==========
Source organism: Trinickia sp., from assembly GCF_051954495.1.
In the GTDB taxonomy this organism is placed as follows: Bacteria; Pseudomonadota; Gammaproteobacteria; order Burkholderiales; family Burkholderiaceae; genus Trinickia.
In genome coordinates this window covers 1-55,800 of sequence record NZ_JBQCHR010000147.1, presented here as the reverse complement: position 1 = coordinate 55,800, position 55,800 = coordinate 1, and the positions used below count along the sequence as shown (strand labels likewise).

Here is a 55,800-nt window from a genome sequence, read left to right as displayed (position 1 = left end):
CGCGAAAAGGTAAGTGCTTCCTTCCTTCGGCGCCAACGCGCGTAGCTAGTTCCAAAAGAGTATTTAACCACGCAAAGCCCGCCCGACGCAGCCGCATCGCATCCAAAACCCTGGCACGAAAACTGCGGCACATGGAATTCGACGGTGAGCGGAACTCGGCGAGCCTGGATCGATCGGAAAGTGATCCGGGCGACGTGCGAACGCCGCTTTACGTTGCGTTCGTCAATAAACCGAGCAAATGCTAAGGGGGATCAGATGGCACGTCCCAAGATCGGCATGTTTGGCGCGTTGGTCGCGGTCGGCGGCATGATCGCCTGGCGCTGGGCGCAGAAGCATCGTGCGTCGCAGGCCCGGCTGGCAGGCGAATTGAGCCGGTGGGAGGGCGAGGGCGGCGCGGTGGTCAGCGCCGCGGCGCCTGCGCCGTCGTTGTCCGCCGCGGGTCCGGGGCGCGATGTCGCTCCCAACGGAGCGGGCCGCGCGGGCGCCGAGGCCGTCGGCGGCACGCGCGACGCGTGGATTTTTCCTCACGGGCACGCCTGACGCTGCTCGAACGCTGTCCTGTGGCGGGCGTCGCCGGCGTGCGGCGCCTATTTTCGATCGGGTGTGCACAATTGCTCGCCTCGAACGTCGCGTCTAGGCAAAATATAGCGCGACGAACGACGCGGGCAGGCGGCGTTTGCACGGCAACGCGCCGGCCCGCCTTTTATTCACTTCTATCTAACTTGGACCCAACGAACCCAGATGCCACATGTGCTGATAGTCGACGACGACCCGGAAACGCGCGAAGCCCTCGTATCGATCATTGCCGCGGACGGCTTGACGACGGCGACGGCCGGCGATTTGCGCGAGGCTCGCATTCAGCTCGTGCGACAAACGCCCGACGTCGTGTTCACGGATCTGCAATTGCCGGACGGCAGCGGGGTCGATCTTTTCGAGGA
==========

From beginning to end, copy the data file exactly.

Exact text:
Source organism: Trinickia sp., from assembly GCF_051954495.1.
In the GTDB taxonomy this organism is placed as follows: Bacteria; Pseudomonadota; Gammaproteobacteria; order Burkholderiales; family Burkholderiaceae; genus Trinickia.
In genome coordinates this window covers 1-55,800 of sequence record NZ_JBQCHR010000147.1, presented here as the reverse complement: position 1 = coordinate 55,800, position 55,800 = coordinate 1, and the positions used below count along the sequence as shown (strand labels likewise).

Here is a 55,800-nt window from a genome sequence, read left to right as displayed (position 1 = left end):
CGCGAAAAGGTAAGTGCTTCCTTCCTTCGGCGCCAACGCGCGTAGCTAGTTCCAAAAGAGTATTTAACCACGCAAAGCCCGCCCGACGCAGCCGCATCGCATCCAAAACCCTGGCACGAAAACTGCGGCACATGGAATTCGACGGTGAGCGGAACTCGGCGAGCCTGGATCGATCGGAAAGTGATCCGGGCGACGTGCGAACGCCGCTTTACGTTGCGTTCGTCAATAAACCGAGCAAATGCTAAGGGGGATCAGATGGCACGTCCCAAGATCGGCATGTTTGGCGCGTTGGTCGCGGTCGGCGGCATGATCGCCTGGCGCTGGGCGCAGAAGCATCGTGCGTCGCAGGCCCGGCTGGCAGGCGAATTGAGCCGGTGGGAGGGCGAGGGCGGCGCGGTGGTCAGCGCCGCGGCGCCTGCGCCGTCGTTGTCCGCCGCGGGTCCGGGGCGCGATGTCGCTCCCAACGGAGCGGGCCGCGCGGGCGCCGAGGCCGTCGGCGGCACGCGCGACGCGTGGATTTTTCCTCACGGGCACGCCTGACGCTGCTCGAACGCTGTCCTGTGGCGGGCGTCGCCGGCGTGCGGCGCCTATTTTCGATCGGGTGTGCACAATTGCTCGCCTCGAACGTCGCGTCTAGGCAAAATATAGCGCGACGAACGACGCGGGCAGGCGGCGTTTGCACGGCAACGCGCCGGCCCGCCTTTTATTCACTTCTATCTAACTTGGACCCAACGAACCCAGATGCCACATGTGCTGATAGTCGACGACGACCCGGAAACGCGCGAAGCCCTCGTATCGATCATTGCCGCGGACGGCTTGACGACGGCGACGGCCGGCGATTTGCGCGAGGCTCGCATTCAGCTCGTGCGACAAACGCCCGACGTCGTGTTCACGGATCTGCAATTGCCGGACGGCAGCGGGGTCGATCTTTTCGAGGA